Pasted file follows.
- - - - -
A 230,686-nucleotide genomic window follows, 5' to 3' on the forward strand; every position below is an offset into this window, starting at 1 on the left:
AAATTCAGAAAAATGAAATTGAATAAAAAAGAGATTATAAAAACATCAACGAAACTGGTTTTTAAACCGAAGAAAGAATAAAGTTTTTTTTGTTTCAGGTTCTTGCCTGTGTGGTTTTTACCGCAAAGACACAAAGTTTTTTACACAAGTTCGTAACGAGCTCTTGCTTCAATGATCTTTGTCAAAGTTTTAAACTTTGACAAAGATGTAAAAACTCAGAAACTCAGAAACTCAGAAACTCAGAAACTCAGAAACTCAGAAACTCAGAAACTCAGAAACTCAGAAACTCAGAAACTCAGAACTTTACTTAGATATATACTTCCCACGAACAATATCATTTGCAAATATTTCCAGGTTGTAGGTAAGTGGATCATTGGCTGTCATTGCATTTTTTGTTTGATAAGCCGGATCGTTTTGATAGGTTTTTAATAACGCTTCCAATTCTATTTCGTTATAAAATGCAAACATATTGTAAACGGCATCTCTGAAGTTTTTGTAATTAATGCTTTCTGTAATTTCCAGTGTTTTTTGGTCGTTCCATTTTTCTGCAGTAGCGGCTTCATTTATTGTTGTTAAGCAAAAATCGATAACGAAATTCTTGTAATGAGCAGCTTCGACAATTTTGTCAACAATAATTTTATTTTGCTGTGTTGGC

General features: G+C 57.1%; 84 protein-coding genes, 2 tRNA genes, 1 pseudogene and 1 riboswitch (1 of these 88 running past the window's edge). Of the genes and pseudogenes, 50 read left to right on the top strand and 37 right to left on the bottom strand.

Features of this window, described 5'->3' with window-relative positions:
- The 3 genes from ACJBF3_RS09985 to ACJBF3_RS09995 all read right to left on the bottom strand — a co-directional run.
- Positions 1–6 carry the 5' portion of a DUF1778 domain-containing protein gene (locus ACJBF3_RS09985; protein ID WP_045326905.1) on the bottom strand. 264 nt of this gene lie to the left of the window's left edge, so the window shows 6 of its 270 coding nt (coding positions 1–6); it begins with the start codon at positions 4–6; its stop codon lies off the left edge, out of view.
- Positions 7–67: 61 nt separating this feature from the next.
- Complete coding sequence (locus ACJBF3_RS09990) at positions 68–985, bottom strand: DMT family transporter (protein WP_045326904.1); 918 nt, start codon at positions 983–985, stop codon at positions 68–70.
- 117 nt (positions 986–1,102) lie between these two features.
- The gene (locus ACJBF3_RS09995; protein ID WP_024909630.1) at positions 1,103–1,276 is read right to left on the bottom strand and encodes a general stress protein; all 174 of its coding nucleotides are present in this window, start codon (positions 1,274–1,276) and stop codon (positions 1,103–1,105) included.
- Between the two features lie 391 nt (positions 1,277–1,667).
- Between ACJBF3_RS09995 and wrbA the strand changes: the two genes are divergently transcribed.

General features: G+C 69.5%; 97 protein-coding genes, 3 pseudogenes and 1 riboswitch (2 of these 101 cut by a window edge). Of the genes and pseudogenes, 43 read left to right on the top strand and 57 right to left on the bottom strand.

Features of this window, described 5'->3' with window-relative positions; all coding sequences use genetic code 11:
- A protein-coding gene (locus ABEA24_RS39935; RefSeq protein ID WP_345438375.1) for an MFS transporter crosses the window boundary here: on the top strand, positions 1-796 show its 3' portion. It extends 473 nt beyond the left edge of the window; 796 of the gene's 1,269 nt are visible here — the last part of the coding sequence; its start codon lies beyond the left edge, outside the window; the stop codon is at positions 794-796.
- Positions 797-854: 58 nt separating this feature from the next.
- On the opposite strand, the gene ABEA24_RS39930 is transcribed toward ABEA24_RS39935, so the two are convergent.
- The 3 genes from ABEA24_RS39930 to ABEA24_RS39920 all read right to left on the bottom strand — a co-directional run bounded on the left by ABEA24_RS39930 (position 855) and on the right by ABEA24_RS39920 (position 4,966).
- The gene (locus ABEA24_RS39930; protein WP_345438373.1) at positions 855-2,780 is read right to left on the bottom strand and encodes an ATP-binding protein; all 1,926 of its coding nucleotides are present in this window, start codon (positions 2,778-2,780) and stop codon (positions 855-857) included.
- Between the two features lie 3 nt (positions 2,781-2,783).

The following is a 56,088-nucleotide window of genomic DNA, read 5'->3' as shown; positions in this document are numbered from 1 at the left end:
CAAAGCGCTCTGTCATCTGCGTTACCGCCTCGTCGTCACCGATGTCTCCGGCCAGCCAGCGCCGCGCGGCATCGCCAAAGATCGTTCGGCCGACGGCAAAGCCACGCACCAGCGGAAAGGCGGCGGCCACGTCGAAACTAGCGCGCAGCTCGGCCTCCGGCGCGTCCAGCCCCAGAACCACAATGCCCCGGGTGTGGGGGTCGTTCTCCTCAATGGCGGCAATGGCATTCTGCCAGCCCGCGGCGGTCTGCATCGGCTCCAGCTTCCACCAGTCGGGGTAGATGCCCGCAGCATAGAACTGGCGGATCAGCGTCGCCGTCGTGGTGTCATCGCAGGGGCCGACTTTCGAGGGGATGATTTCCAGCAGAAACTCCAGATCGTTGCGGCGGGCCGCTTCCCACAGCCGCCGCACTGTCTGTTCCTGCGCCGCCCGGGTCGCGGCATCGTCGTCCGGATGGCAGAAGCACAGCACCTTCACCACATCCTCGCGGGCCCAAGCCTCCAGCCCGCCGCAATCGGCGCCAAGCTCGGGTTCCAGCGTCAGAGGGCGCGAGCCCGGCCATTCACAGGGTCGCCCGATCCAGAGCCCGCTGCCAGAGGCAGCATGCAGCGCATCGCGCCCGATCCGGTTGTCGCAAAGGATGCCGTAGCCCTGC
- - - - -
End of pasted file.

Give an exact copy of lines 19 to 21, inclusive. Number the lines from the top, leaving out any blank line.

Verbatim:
- The gene (locus ABEA24_RS39930; protein WP_345438373.1) at positions 855-2,780 is read right to left on the bottom strand and encodes an ATP-binding protein; all 1,926 of its coding nucleotides are present in this window, start codon (positions 2,778-2,780) and stop codon (positions 855-857) included.
- Between the two features lie 3 nt (positions 2,781-2,783).

The following is a 56,088-nucleotide window of genomic DNA, read 5'->3' as shown; positions in this document are numbered from 1 at the left end: